In mid-March I spontaneously decided to go to Istanbul to participate in a yoga retreat that a friend was leading. For all intents and purposes, this was an early birthday gift to myself, a way to reconnect with my soul, and an excuse to get away from work (where my soul is constantly being sucked right outta me). The retreat was incredible; it gave me the opportunity to connect with an amazing group of people, explore a culturally rich and diversified city, and learn a few things about myself. The decision to go to Istanbul was more or less a spontaneous one that I didn’t spent too much time thinking about. Had I done so, I’m sure that the little voice inside my head would have found a way too talk me out of it. I didn’t know anyone except Bram. I’d never traveled that far on my own. What if disaster struck (it did – in the form of United Airlines – more on THAT later!)? What if I didn’t connect with anyone? What if I was left on my own in a city I knew relatively little about? What if, what if, what if? The problem with what-ifs is that you never end up taking any risks and thus, you miss out on all the amazing opportunities that are out there waiting for you. Fuck that – I went to Istanbul and LIVED an incredible experience.
The Turks were warm and hospitable, and even more-so when you spoke to them in their language (I spent a few weeks practicing my very limited Turkish before going to Istanbul). I saw incredible sights and feats of architecture, ate great food (including lamb – hello, I don’t usually eat meat), risked my life every time I crossed the street, learned how to haggle in the Grand Bazaar, experienced the ultimate scrub-down in a hamam (where my masseuse treated me like a daughter, kissing my cheeks each time I spoke to her in Turkish, ha ha!), topped off my metro card more times in a week than I would in a month at home, saw Whirling Dervishes and felt a warm and bubbling silence in my heart each time I heard the ethereal sounds of the Muezzin calling the faithful to prayer.
In my mind, I truly believe that this trip is the catalyst for all of the awesome things that will happen from now until the end of 2013. When I left Istanbul, I left knowing deep in my heart, that I had closed several chapters in my life, and thus, I am feeling lighthearted and liberated. I have returned home feeling restored and grateful. Thank you to Bram, my friend, teacher and mentor, and to the wonderful group of people that I connected with while in Istanbul.
So, having said all of that, I’ve got a few musings to share with you about Istanbul (=-D
1) In a city where multiple forms of public transit are offered, I don’t understand why all methods of transportation can’t simply be connected. Every time I switched over from (i.e.) the metro to the funicular or tram or bus, I had to pay a new fare. Um, hello? Just give me a transfer or let me travel on one fare for a set period of time like one or two hours, and that solves the problem. The up side is that you can use your transit card to take the ferries as well and it’s pretty cheap.
2) Public transit fares seem to be random; for the same commute, I might pay $1.00 while someone else will pay $1.25 or $1.95. It’s like the Turkish lottery every single time. Up side? Cheap fares, either way!
3) Stop signs would be helpful. Actually, any type of road signage/ regulations would be helpful. Apparently, in Istanbul you can drive anywhere (including on sidewalks, medians and people), tailgate, cut drivers/pedestrians off, weave in an out between parked cars – WHATEVER – and you don’t need to worry about getting fined. I thought Quebec drivers sucked but compared to Istanbul, we are angelic. Oh, and if you’re a pedestrian, heed this warning: look where you’re going because drivers won’t stop for you. They will give you a warning honk but if you don’t get out of the way well, too bad for you!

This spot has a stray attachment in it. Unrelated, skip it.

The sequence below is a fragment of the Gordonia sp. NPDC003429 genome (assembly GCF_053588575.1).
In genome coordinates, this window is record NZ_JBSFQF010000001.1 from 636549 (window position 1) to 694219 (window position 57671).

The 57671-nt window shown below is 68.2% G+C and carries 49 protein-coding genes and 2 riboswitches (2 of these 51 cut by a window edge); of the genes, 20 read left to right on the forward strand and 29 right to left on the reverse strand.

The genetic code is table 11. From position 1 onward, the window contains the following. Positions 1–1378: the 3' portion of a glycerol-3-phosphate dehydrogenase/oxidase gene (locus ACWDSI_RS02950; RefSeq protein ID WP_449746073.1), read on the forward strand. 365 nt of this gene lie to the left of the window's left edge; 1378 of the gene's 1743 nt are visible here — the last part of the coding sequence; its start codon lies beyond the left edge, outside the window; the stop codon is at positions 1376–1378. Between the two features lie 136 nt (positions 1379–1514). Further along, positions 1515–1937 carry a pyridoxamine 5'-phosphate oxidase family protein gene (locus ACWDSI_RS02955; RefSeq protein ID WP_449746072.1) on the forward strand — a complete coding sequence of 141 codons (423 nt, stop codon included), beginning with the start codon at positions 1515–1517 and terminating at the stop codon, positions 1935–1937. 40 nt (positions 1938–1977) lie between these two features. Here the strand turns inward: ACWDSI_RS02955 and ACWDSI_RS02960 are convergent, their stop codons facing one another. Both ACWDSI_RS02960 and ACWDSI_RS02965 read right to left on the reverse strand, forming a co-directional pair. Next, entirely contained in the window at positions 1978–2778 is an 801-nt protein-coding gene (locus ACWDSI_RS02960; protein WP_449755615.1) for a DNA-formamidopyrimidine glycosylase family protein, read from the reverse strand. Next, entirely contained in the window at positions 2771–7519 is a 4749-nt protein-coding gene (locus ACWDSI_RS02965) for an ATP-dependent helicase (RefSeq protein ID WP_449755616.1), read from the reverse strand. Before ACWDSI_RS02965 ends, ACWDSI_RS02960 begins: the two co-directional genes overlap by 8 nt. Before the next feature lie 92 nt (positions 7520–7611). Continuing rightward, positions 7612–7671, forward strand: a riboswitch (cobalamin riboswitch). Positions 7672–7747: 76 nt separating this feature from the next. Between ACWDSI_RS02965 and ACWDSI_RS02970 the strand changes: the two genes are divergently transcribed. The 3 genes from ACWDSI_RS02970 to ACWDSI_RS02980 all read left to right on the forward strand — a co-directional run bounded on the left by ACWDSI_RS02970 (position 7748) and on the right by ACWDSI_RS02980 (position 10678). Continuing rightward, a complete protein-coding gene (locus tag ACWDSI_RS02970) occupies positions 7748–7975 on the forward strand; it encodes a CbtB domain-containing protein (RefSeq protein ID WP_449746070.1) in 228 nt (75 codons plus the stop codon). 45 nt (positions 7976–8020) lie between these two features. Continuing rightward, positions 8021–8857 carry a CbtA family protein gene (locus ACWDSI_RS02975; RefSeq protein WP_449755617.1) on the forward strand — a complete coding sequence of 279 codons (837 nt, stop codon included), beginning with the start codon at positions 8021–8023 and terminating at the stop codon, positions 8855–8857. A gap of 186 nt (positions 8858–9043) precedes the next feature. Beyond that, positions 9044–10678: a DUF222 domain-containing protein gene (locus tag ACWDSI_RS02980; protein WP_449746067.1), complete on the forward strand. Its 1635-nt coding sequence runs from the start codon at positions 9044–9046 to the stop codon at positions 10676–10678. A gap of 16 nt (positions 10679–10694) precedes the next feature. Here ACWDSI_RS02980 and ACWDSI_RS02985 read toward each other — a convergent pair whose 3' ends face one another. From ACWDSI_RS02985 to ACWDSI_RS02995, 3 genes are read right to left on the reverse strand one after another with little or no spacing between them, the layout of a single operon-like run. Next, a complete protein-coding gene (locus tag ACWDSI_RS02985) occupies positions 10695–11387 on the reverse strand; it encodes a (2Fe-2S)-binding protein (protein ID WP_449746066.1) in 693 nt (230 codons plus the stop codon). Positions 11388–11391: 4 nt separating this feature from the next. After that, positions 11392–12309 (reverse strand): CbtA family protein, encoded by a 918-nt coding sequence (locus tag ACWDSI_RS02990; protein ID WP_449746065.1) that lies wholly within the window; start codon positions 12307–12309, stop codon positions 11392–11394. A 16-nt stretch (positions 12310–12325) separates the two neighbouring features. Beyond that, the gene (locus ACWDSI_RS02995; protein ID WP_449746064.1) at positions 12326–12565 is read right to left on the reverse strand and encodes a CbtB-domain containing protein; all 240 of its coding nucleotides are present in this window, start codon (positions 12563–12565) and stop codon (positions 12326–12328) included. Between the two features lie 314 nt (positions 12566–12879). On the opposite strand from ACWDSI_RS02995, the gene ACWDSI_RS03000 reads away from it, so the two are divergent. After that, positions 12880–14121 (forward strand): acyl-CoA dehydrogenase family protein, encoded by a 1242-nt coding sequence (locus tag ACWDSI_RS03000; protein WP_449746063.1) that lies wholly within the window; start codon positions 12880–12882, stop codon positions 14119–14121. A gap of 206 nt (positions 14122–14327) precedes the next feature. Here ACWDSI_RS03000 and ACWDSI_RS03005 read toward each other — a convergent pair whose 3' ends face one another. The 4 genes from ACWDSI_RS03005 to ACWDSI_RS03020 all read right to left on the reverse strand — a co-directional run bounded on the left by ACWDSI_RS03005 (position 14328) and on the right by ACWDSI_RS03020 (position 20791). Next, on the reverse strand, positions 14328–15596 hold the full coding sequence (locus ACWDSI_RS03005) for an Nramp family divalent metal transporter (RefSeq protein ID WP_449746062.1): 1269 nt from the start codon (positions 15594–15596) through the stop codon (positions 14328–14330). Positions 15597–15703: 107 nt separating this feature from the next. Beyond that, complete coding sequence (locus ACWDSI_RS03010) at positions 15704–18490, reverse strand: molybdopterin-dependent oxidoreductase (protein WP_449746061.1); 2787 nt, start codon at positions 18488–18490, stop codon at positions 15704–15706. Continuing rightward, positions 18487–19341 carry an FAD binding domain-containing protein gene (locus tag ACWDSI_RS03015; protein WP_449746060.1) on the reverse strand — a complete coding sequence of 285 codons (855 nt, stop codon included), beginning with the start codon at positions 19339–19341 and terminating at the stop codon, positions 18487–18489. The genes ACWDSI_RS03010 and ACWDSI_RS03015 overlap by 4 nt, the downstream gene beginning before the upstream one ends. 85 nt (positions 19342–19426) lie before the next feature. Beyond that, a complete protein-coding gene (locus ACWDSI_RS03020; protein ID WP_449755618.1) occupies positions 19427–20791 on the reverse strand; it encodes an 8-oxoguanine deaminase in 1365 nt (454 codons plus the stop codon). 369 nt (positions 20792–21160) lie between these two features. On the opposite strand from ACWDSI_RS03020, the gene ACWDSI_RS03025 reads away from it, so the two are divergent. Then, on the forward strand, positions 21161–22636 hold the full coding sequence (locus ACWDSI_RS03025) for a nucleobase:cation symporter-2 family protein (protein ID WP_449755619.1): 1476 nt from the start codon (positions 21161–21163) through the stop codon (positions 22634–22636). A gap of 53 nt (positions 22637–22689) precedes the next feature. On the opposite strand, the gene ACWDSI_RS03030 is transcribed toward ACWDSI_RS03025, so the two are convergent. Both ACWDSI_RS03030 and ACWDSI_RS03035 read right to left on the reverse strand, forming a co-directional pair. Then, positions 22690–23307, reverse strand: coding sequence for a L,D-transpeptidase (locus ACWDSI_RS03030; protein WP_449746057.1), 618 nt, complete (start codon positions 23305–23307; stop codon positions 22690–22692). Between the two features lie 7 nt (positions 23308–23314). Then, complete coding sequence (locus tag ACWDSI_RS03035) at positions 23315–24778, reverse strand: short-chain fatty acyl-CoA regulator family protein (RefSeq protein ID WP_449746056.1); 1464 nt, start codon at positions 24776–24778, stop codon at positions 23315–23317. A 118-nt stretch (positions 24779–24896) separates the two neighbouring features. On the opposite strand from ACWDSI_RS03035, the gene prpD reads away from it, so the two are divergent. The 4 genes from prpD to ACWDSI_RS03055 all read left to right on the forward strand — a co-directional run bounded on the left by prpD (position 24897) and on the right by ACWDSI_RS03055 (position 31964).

4) The stray dog/cat population is staggering. I’ve never seen so many cats in one city in my life. As a result, most of my photos seem to include cats. Hmm…. The up side (if you want to call it that), is that stray dogs are vaccinated, so if you see a stray with a tag on its ear or other body part, it means they’ve had their shots. I would prefer it if they had homes but you can’t have everything.
5) You have to pay 1TL to use the crapper. Now, I’m OK with that if it means I can pee in a bowl instead of a hole and have access to toilet paper, because this means there is no shortage of public tuvalets in Istanbul. However, in some cases, not only did I have to squat over a hole, but there was no toilet paper. My entrance ticket to the Hagia Sophia is not an adequate replacement for T-P. Just saying. In this day and age, I really think it’s time to forgo holes in favor of bowls. The up side is that you can work on your quads while squatting if you are lucky enough to walk into a stall with a hole in it.
6) The Blue Mosque is positively stunning, inside and out. But it smells like feet. Wear a mask.
7) There are 20M people in Istanbul. That’s all of Canada in one city in Turkey. There are a LOT of people. You will be walked upon or possibly trampled almost everywhere you go if it’s a tourist area. People will cut ahead of you in a line without apologizing for it, sellers will frankly ask you to give them your money (or ‘help’ you spend it – at their kiosk of course). You just have to roll with it. The up side is that if you generally dislike people, walking around Istanbul is really great therapy!
8) My hotel needs to invest in a vacuum cleaner. Just a suggestion.
9) Be open. You will experience amazing things. Especially if you go to a hamam and speak Turkish to your masseuse.